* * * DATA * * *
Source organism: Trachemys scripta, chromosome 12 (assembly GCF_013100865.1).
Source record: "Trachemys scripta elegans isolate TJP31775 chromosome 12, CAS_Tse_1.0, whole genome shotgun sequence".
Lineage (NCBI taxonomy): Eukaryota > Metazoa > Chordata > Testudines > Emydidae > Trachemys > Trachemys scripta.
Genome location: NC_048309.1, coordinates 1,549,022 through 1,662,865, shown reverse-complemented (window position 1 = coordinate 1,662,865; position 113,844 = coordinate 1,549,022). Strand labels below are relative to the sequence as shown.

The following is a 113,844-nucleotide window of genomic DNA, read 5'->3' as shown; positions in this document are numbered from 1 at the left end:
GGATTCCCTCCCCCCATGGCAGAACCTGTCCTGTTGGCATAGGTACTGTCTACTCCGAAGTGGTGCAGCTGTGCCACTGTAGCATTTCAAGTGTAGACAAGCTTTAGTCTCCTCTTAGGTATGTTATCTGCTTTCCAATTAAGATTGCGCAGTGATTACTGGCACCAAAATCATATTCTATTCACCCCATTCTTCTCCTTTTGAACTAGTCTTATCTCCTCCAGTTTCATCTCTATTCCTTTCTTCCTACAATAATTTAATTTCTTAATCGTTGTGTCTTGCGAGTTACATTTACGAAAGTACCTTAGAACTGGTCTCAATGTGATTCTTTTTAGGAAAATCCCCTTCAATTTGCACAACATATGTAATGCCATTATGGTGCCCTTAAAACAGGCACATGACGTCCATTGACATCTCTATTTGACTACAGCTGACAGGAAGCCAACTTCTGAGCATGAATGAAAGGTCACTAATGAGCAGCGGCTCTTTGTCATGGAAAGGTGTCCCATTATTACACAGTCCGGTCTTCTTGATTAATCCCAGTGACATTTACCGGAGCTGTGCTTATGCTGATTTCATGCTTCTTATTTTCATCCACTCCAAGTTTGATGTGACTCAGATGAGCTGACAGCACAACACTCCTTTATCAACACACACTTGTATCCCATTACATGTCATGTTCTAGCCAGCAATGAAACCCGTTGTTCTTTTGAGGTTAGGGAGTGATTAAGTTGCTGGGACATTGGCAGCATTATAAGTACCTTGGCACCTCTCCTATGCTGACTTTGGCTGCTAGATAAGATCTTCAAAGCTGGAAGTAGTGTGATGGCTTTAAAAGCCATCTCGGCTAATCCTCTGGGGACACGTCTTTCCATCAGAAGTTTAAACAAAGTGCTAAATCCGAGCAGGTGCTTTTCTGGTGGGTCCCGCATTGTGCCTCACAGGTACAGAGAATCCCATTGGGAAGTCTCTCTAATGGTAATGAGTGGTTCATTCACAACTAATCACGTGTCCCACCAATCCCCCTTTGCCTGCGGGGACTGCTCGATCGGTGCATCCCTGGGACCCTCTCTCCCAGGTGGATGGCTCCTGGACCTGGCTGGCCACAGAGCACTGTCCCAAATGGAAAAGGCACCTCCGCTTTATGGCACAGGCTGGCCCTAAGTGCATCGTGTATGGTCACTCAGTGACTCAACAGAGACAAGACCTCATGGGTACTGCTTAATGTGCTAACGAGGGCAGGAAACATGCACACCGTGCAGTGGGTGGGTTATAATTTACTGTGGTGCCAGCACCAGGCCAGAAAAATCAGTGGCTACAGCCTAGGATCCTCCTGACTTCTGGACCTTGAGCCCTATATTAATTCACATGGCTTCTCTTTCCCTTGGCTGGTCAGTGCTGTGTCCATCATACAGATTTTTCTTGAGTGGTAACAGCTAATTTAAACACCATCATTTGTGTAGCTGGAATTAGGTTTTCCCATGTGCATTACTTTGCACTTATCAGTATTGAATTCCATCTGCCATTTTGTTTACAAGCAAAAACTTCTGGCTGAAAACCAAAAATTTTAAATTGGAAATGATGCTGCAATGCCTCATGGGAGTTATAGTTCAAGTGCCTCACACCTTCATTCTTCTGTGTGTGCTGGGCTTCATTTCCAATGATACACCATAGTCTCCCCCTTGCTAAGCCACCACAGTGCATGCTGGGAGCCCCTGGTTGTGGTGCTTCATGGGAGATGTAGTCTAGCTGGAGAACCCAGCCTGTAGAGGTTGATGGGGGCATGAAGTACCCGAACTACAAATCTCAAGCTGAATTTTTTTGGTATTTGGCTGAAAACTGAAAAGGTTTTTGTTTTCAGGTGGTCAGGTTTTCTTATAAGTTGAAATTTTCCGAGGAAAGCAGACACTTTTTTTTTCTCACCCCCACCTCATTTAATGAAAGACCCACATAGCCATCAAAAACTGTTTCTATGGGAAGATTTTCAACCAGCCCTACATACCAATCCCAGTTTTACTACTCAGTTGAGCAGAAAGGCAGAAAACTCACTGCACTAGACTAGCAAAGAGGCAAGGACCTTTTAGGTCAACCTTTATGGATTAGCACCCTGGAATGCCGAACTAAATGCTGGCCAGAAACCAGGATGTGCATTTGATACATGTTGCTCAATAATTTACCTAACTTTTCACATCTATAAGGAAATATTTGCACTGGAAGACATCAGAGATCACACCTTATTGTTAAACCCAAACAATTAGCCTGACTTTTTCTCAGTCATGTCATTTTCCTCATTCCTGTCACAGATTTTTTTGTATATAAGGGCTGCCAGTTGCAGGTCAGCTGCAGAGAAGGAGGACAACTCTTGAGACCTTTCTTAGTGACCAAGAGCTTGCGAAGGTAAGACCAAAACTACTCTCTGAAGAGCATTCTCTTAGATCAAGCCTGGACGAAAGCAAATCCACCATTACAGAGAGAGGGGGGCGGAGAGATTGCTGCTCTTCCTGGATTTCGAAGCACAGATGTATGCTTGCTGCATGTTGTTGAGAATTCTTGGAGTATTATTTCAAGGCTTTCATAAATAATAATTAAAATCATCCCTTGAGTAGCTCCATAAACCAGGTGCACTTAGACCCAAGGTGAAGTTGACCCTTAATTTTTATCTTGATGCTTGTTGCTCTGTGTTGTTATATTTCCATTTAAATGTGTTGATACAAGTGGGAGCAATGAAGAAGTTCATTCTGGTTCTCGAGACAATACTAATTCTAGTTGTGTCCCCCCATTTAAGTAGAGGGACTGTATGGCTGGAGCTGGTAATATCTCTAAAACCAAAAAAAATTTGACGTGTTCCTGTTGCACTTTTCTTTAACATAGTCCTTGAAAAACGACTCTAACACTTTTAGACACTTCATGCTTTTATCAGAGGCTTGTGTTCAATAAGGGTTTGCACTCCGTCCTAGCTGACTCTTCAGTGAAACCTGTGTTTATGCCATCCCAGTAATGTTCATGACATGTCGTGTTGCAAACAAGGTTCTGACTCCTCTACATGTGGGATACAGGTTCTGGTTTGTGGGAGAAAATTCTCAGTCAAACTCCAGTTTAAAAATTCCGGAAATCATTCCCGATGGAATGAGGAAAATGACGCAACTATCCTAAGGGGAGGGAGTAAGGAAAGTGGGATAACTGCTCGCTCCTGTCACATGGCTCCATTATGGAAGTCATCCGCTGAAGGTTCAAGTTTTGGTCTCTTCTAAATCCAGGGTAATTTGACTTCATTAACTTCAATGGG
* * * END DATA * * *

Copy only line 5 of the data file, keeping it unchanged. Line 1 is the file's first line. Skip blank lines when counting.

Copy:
The following is a 113,844-nucleotide window of genomic DNA, read 5'->3' as shown; positions in this document are numbered from 1 at the left end: